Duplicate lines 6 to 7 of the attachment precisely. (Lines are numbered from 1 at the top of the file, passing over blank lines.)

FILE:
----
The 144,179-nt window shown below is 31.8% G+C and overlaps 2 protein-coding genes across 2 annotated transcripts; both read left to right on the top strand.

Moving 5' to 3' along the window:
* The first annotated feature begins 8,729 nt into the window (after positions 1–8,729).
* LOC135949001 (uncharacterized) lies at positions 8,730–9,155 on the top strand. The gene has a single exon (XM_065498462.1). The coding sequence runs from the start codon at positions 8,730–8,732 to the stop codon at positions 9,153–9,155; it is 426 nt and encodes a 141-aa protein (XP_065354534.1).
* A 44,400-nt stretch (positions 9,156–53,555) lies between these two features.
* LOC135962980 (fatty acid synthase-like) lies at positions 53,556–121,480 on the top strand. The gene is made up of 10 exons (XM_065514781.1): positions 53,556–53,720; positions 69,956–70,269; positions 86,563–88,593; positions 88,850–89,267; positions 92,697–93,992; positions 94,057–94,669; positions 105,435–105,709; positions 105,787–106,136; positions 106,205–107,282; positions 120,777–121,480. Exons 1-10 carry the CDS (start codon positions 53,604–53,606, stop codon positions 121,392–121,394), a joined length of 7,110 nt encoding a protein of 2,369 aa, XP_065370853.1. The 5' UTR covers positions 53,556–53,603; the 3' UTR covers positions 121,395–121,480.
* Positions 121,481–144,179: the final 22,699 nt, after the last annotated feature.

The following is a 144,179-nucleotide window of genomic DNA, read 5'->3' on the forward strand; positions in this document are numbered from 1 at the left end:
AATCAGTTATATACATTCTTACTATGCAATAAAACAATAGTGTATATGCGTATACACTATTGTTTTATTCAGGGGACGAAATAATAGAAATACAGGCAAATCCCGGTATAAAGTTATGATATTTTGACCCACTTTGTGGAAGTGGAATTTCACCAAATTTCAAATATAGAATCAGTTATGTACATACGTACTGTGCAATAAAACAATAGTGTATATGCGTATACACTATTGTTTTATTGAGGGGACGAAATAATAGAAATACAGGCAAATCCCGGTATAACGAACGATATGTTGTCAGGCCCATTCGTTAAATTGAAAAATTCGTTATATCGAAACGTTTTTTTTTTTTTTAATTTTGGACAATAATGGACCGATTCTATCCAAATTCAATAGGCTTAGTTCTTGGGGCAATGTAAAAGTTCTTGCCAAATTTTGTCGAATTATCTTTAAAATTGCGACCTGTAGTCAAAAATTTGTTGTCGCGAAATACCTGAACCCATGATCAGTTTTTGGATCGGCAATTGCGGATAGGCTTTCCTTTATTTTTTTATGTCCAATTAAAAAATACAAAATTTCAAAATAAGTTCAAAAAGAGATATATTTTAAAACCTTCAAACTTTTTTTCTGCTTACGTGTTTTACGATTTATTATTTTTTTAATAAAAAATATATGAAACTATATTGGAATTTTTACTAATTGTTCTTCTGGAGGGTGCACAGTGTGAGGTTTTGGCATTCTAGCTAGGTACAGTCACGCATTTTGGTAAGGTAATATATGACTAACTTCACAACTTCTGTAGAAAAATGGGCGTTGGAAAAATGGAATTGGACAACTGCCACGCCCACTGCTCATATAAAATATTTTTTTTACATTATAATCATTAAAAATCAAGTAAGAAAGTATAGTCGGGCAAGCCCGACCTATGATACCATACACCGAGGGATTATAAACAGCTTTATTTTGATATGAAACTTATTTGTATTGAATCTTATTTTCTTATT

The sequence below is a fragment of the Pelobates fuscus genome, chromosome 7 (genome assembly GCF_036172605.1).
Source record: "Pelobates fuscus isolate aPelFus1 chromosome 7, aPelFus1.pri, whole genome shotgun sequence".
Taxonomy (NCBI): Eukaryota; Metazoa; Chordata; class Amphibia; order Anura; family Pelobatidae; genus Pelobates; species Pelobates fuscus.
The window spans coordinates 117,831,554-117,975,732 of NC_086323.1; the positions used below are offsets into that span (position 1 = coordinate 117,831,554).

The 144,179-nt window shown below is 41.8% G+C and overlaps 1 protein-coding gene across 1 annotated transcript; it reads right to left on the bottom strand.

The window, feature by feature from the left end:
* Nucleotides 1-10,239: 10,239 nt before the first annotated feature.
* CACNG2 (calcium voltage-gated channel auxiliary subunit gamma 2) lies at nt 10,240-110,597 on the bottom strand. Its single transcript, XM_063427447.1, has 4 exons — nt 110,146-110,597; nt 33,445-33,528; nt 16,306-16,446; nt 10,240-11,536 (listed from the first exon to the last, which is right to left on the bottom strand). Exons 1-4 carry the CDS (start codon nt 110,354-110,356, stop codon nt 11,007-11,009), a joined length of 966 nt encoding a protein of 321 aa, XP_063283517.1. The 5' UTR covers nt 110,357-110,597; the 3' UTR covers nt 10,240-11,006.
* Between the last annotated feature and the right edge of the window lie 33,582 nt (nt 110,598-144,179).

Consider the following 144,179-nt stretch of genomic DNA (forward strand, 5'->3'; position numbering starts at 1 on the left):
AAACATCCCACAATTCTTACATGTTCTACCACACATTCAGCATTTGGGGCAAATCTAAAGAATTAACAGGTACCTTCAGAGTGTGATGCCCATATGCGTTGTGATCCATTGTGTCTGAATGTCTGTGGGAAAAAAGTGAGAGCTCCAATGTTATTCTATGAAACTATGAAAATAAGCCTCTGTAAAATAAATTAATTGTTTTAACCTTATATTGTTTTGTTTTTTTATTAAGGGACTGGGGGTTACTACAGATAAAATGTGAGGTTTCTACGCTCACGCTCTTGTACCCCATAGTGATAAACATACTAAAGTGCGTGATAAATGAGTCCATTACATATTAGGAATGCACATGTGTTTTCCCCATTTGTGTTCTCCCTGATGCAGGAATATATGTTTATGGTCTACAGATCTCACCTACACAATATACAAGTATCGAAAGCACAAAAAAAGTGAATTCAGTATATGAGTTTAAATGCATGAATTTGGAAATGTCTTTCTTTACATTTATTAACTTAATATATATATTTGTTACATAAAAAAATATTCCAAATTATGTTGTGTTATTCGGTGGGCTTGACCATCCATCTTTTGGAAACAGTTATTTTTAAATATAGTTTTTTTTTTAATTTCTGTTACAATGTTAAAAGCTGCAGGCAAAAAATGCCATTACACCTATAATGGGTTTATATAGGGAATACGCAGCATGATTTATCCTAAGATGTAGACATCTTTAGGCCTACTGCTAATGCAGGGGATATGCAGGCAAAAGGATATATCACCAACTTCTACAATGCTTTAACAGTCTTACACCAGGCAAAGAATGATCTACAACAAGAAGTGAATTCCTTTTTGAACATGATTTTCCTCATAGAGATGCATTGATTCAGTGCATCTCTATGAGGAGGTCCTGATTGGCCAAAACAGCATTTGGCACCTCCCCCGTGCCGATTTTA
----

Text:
* LOC135962980 (fatty acid synthase-like) lies at positions 53,556–121,480 on the top strand. The gene is made up of 10 exons (XM_065514781.1): positions 53,556–53,720; positions 69,956–70,269; positions 86,563–88,593; positions 88,850–89,267; positions 92,697–93,992; positions 94,057–94,669; positions 105,435–105,709; positions 105,787–106,136; positions 106,205–107,282; positions 120,777–121,480. Exons 1-10 carry the CDS (start codon positions 53,604–53,606, stop codon positions 121,392–121,394), a joined length of 7,110 nt encoding a protein of 2,369 aa, XP_065370853.1. The 5' UTR covers positions 53,556–53,603; the 3' UTR covers positions 121,395–121,480.
* Positions 121,481–144,179: the final 22,699 nt, after the last annotated feature.